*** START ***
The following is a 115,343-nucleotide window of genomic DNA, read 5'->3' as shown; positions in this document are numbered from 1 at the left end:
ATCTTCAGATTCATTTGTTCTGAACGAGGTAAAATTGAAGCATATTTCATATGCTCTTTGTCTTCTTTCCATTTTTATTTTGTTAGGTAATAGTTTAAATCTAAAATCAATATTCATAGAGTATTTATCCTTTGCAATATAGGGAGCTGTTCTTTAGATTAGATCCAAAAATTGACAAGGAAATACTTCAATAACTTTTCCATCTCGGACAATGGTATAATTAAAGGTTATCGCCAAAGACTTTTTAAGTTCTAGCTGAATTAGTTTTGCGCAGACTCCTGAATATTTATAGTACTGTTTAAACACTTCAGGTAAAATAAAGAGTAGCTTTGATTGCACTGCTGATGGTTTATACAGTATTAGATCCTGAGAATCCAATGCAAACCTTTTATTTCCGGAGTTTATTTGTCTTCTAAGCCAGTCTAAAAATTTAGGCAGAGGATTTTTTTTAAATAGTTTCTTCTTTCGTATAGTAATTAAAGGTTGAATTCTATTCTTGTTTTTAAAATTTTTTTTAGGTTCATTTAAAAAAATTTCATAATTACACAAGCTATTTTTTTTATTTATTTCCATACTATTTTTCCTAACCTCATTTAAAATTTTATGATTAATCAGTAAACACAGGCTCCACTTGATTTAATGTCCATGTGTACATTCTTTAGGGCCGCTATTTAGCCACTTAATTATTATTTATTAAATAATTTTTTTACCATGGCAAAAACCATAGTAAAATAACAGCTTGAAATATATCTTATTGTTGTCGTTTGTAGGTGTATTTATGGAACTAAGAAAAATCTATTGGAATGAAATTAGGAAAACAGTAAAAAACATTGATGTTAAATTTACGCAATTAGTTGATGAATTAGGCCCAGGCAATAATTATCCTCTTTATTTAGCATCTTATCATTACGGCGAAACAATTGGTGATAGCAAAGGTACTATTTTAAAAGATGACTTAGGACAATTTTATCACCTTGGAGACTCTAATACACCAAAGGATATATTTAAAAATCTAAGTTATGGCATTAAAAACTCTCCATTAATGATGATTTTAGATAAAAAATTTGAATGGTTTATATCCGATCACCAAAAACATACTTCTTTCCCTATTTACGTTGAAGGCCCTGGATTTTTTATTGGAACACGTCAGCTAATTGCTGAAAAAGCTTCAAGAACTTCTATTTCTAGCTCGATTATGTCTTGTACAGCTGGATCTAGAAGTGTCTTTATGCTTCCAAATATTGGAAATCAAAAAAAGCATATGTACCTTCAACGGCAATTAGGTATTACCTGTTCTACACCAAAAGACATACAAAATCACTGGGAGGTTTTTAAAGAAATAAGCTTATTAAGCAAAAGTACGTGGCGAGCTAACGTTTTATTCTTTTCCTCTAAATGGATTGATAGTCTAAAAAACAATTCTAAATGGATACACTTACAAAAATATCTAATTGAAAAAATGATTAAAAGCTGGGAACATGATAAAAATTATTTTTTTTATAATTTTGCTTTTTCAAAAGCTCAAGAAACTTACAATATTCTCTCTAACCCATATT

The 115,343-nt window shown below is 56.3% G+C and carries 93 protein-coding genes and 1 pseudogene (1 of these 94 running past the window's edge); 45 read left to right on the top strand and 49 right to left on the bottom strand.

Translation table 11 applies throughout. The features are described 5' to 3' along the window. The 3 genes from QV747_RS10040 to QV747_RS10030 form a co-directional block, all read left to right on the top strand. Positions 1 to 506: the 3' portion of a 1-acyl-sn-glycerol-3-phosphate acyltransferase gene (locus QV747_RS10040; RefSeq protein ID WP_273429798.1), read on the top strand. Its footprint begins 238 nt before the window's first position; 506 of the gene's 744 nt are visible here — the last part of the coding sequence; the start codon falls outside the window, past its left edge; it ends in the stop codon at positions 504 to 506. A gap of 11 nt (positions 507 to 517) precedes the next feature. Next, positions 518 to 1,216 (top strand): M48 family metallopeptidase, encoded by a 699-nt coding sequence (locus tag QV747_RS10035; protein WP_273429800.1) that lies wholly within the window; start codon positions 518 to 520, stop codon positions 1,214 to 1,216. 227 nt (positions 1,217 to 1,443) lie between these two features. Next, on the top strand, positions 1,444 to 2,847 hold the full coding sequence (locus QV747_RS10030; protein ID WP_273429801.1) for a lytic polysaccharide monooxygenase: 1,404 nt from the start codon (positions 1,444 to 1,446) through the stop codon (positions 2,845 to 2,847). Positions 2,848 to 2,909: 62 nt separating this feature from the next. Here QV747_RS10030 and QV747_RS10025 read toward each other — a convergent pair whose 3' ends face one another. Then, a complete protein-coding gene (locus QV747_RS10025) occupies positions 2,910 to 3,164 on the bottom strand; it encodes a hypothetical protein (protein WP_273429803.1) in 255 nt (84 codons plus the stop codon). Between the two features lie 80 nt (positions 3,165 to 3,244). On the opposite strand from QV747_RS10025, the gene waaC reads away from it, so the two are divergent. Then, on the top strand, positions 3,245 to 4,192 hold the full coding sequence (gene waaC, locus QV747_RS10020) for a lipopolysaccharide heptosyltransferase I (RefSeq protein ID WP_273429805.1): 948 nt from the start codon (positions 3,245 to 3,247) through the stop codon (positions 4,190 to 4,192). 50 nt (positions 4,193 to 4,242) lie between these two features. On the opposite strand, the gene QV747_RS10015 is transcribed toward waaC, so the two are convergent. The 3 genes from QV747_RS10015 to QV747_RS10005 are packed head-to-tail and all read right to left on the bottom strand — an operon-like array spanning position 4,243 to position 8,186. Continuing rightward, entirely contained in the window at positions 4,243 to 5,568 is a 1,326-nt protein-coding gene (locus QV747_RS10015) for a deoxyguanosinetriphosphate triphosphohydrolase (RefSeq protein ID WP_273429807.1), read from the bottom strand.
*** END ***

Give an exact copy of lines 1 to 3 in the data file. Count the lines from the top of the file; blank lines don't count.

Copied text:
The following is a 115,343-nucleotide window of genomic DNA, read 5'->3' as shown; positions in this document are numbered from 1 at the left end:
ATCTTCAGATTCATTTGTTCTGAACGAGGTAAAATTGAAGCATATTTCATATGCTCTTTGTCTTCTTTCCATTTTTATTTTGTTAGGTAATAGTTTAAATCTAAAATCAATATTCATAGAGTATTTATCCTTTGCAATATAGGGAGCTGTTCTTTAGATTAGATCCAAAAATTGACAAGGAAATACTTCAATAACTTTTCCATCTCGGACAATGGTATAATTAAAGGTTATCGCCAAAGACTTTTTAAGTTCTAGCTGAATTAGTTTTGCGCAGACTCCTGAATATTTATAGTACTGTTTAAACACTTCAGGTAAAATAAAGAGTAGCTTTGATTGCACTGCTGATGGTTTATACAGTATTAGATCCTGAGAATCCAATGCAAACCTTTTATTTCCGGAGTTTATTTGTCTTCTAAGCCAGTCTAAAAATTTAGGCAGAGGATTTTTTTTAAATAGTTTCTTCTTTCGTATAGTAATTAAAGGTTGAATTCTATTCTTGTTTTTAAAATTTTTTTTAGGTTCATTTAAAAAAATTTCATAATTACACAAGCTATTTTTTTTATTTATTTCCATACTATTTTTCCTAACCTCATTTAAAATTTTATGATTAATCAGTAAACACAGGCTCCACTTGATTTAATGTCCATGTGTACATTCTTTAGGGCCGCTATTTAGCCACTTAATTATTATTTATTAAATAATTTTTTTACCATGGCAAAAACCATAGTAAAATAACAGCTTGAAATATATCTTATTGTTGTCGTTTGTAGGTGTATTTATGGAACTAAGAAAAATCTATTGGAATGAAATTAGGAAAACAGTAAAAAACATTGATGTTAAATTTACGCAATTAGTTGATGAATTAGGCCCAGGCAATAATTATCCTCTTTATTTAGCATCTTATCATTACGGCGAAACAATTGGTGATAGCAAAGGTACTATTTTAAAAGATGACTTAGGACAATTTTATCACCTTGGAGACTCTAATACACCAAAGGATATATTTAAAAATCTAAGTTATGGCATTAAAAACTCTCCATTAATGATGATTTTAGATAAAAAATTTGAATGGTTTATATCCGATCACCAAAAACATACTTCTTTCCCTATTTACGTTGAAGGCCCTGGATTTTTTATTGGAACACGTCAGCTAATTGCTGAAAAAGCTTCAAGAACTTCTATTTCTAGCTCGATTATGTCTTGTACAGCTGGATCTAGAAGTGTCTTTATGCTTCCAAATATTGGAAATCAAAAAAAGCATATGTACCTTCAACGGCAATTAGGTATTACCTGTTCTACACCAAAAGACATACAAAATCACTGGGAGGTTTTTAAAGAAATAAGCTTATTAAGCAAAAGTACGTGGCGAGCTAACGTTTTATTCTTTTCCTCTAAATGGATTGATAGTCTAAAAAACAATTCTAAATGGATACACTTACAAAAATATCTAATTGAAAAAATGATTAAAAGCTGGGAACATGATAAAAATTATTTTTTTTATAATTTTGCTTTTTCAAAAGCTCAAGAAACTTACAATATTCTCTCTAACCCATATT

The 115,343-nt window shown below is 56.3% G+C and carries 93 protein-coding genes and 1 pseudogene (1 of these 94 running past the window's edge); 45 read left to right on the top strand and 49 right to left on the bottom strand.